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The Vatican Pimpernel: The World War II Exploits of the Monsignor Who Saved Over 6,500 Lives | [Brian Fleming]

The Vatican Pimpernel: The World War II Exploits of the Monsignor Who Saved Over 6,500 Lives

During the German occupation of Rome from 1942-1944, Irishman Monsignor Hugh O’Flaherty ran an escape organization for Allied POWs and civilians, including Jews. Safe within the Vatican state, he regularly ventured out in disguise to continue his mission, which earned him the nickname 'The Pimpernel of the Vatican'. When the Allies entered Rome, he and his collaborators - priests, nuns, and laypeople of numerous nationalities and religious beliefs - had saved the lives of over 6,500 people.
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Audible Editor Reviews

The Vatican Pimpernel tells the story of Vatican Priest Hugh O'Flaherty's courageous operation for safeguarding escaped POWs during the 1942-44 Nazi occupation of Italy. Risking assassination attempts and constant harassment, O'Flaherty flitted through Rome in various disguises, establishing POW safe houses under the very nose of the local SS. Seasoned actor Brian Troxell captures the frenetic pace of war as the clergyman pursues his task with relentless focus and devotion. Troxell imbues O'Flaherty with the soft-spoken humility and selflessness listeners might well expect of one in his profession, while nevertheless delivering a performance rife with urgency and fast-paced action.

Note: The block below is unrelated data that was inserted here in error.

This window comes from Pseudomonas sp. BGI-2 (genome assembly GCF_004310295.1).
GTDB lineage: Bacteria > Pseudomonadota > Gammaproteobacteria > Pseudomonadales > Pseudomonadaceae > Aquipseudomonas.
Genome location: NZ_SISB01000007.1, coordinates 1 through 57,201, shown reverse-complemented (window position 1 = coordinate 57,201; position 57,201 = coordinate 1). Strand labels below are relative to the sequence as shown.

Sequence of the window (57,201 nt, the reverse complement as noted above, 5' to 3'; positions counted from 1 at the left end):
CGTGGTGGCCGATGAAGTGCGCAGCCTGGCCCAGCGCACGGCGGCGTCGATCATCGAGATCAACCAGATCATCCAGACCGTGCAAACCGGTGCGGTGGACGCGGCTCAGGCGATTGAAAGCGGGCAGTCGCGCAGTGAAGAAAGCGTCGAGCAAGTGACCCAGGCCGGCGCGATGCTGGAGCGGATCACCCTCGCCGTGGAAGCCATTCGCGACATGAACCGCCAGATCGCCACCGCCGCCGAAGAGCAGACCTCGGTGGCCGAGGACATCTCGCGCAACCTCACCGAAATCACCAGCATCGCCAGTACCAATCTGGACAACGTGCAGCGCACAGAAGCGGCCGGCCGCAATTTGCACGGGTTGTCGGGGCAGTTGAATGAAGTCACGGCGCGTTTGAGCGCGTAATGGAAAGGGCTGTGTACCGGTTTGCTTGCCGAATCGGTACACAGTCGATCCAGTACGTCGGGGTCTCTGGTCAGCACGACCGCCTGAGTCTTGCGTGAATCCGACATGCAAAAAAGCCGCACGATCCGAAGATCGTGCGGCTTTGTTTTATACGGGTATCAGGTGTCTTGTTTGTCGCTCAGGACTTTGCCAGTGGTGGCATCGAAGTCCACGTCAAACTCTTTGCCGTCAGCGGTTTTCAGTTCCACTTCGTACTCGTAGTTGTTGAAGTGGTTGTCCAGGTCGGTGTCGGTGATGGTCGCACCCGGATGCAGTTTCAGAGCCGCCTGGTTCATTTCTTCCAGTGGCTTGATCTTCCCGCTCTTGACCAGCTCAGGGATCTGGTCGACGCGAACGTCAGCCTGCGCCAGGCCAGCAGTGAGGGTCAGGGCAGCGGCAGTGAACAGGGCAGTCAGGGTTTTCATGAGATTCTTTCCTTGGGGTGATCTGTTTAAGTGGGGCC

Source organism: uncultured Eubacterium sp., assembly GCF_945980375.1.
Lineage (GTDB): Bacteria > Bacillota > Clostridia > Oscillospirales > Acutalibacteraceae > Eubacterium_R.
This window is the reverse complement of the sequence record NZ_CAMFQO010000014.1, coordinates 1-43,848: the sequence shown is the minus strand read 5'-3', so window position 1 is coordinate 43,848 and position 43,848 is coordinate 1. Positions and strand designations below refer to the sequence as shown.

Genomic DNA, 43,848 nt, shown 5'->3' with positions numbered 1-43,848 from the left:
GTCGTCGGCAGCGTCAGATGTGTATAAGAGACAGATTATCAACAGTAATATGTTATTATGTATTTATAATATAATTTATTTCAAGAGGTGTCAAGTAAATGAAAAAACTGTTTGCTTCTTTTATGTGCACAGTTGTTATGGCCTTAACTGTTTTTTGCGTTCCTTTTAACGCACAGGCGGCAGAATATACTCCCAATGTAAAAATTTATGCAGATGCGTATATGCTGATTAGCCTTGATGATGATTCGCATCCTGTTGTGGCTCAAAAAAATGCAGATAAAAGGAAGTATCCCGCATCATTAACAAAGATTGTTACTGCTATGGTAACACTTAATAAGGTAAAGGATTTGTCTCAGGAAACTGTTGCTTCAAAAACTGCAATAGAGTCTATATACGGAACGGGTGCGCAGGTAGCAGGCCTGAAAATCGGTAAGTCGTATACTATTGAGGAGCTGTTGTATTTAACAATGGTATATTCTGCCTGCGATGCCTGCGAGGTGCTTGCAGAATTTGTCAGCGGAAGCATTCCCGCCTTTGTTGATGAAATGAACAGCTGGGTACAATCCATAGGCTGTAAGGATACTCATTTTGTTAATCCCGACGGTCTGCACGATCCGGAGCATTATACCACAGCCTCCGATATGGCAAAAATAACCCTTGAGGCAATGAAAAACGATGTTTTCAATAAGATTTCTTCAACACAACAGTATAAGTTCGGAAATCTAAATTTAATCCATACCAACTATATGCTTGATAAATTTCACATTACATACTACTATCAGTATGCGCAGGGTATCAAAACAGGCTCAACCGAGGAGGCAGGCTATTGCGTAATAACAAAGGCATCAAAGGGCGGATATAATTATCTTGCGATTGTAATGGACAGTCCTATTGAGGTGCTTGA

Publisher's Summary

An inspiring true story of bravery and faith.

During the German occupation of Rome from 1942-1944, Irishman Monsignor Hugh O’Flaherty ran an escape organization for Allied POWs and civilians, including Jews. Safe within the Vatican state, he regularly ventured out in disguise to continue his mission, which earned him the nickname 'The Pimpernel of the Vatican'.

When the Allies entered Rome, he and his collaborators - priests, nuns, and laypeople of numerous nationalities and religious beliefs - had saved the lives of over 6,500 people.

The first new telling of this extraordinary story in decades, this book also addresses the fascinating dichotomy between O’Flaherty and Herbert Kappler, the Gestapo chief in Rome who ordered him killed, and who, after the war, reconciled with the monsignor, and even asked him to perform his baptism.

For his heroic efforts, O’Flaherty was awarded the highest honors, including a Congressional Medal, and was the first Irishman named the Notary of the Holy Office. His story was immortalized in the 1983 film The Scarlet and the Black, which starred Gregory Peck as O’Flaherty.

©2008 Brian Fleming (P)2012 Audible, Inc.

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